Faulty equipment, inaccurate cargo weights and miscommunication contributed to vessel’s list and grounding
The detailed report shows that estimation of ballast levels, last minute changes to loading plans, inaccurately declared cargo weights and a lack of communication were all evident in the run up to the vessel’s departure from port.
The pure car and truck carrier listed by seven degrees when the chief officer raised the stern ramp, the report found. The list was corrected, but was well above the usual one or two degree list experienced after raising the ramp, it said.
Höegh Osaka developed a significant list shortly after departing Southampton, UK, headed for Bremerhaven and Hamburg. The vessel ended up grounded on a sandbank with a list of over 50 degrees. The crew was successfully evacuated, with injuries including a broken arm and broken leg suffered by one crewmember after an 18 m fall.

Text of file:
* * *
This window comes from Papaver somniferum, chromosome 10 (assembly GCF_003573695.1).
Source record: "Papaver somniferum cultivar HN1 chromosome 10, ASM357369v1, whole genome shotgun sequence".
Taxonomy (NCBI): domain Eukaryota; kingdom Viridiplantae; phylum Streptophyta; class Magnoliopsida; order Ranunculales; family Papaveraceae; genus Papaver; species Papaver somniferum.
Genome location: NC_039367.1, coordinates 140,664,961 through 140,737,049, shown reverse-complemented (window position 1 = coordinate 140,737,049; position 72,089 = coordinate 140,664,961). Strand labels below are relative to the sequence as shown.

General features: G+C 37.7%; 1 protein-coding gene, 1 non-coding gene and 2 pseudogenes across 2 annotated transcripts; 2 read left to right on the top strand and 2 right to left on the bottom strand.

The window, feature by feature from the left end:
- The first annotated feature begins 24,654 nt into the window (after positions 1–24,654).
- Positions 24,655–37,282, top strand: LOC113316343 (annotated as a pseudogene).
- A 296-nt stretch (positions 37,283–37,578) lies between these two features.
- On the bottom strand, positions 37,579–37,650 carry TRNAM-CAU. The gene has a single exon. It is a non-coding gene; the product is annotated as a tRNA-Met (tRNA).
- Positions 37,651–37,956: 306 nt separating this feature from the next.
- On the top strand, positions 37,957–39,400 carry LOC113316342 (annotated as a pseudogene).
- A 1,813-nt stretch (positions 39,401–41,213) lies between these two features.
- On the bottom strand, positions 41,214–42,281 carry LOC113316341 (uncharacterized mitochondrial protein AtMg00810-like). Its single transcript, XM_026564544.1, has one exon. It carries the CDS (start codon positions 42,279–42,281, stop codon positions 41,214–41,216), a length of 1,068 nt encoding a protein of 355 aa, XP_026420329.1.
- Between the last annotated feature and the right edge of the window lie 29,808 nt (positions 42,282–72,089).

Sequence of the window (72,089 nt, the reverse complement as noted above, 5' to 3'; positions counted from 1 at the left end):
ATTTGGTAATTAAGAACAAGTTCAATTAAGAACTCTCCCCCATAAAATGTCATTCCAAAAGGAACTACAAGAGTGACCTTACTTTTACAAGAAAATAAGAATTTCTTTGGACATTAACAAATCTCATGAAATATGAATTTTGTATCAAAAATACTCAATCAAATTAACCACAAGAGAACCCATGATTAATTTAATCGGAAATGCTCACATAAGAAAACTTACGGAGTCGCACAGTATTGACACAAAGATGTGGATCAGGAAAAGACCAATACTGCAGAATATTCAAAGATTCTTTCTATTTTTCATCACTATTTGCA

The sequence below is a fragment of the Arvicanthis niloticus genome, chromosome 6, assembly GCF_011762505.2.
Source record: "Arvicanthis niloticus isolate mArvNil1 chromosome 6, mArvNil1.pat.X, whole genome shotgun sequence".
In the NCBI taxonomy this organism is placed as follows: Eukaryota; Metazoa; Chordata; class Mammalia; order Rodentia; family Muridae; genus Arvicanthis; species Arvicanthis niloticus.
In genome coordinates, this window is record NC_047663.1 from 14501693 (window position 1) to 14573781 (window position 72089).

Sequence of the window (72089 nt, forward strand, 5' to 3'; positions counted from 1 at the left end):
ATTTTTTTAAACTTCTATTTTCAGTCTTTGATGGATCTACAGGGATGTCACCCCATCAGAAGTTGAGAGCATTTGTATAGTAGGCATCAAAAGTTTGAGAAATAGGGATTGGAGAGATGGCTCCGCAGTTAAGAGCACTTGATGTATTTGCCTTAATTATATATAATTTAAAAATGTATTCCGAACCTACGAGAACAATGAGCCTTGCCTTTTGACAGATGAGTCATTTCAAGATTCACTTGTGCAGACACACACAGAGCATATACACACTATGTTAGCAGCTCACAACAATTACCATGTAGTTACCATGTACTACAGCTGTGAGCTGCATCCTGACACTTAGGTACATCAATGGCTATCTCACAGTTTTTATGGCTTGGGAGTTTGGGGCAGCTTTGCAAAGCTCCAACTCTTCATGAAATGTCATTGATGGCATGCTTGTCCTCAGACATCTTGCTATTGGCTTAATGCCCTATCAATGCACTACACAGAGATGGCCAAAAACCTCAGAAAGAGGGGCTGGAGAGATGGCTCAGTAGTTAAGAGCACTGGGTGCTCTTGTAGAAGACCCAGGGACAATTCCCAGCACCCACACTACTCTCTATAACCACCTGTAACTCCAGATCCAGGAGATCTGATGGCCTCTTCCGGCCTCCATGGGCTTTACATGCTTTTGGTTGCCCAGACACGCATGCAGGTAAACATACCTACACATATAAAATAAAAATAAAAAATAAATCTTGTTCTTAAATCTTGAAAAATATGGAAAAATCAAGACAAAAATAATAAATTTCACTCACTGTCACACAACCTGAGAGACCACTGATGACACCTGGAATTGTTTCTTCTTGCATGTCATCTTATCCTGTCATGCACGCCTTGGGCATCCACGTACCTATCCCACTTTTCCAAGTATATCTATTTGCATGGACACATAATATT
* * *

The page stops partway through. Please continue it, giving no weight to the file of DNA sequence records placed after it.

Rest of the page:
The 76-page report was produced with the aim of preventing future accidents, and uncovered significant findings.
MAIB has published a safety flyer detailing the events and the safety lessons learned from the incident. The full report also details the operational changes made in the wake of the accident by vessel owner and operator Höegh Autoliners, shipmanager Wallem Shipmanagement Ltd, agent Southampton Cargo Handlers and departure port Southampton.
MAIB’s findings are inadmissible as evidence in any judicial proceedings which seek to apportion blame or liability.
Below you can see a video supplied by MAIB as part of the investigation report into the grounding of the Hoegh Osaka in January 2015:
Source: Lloyd’s List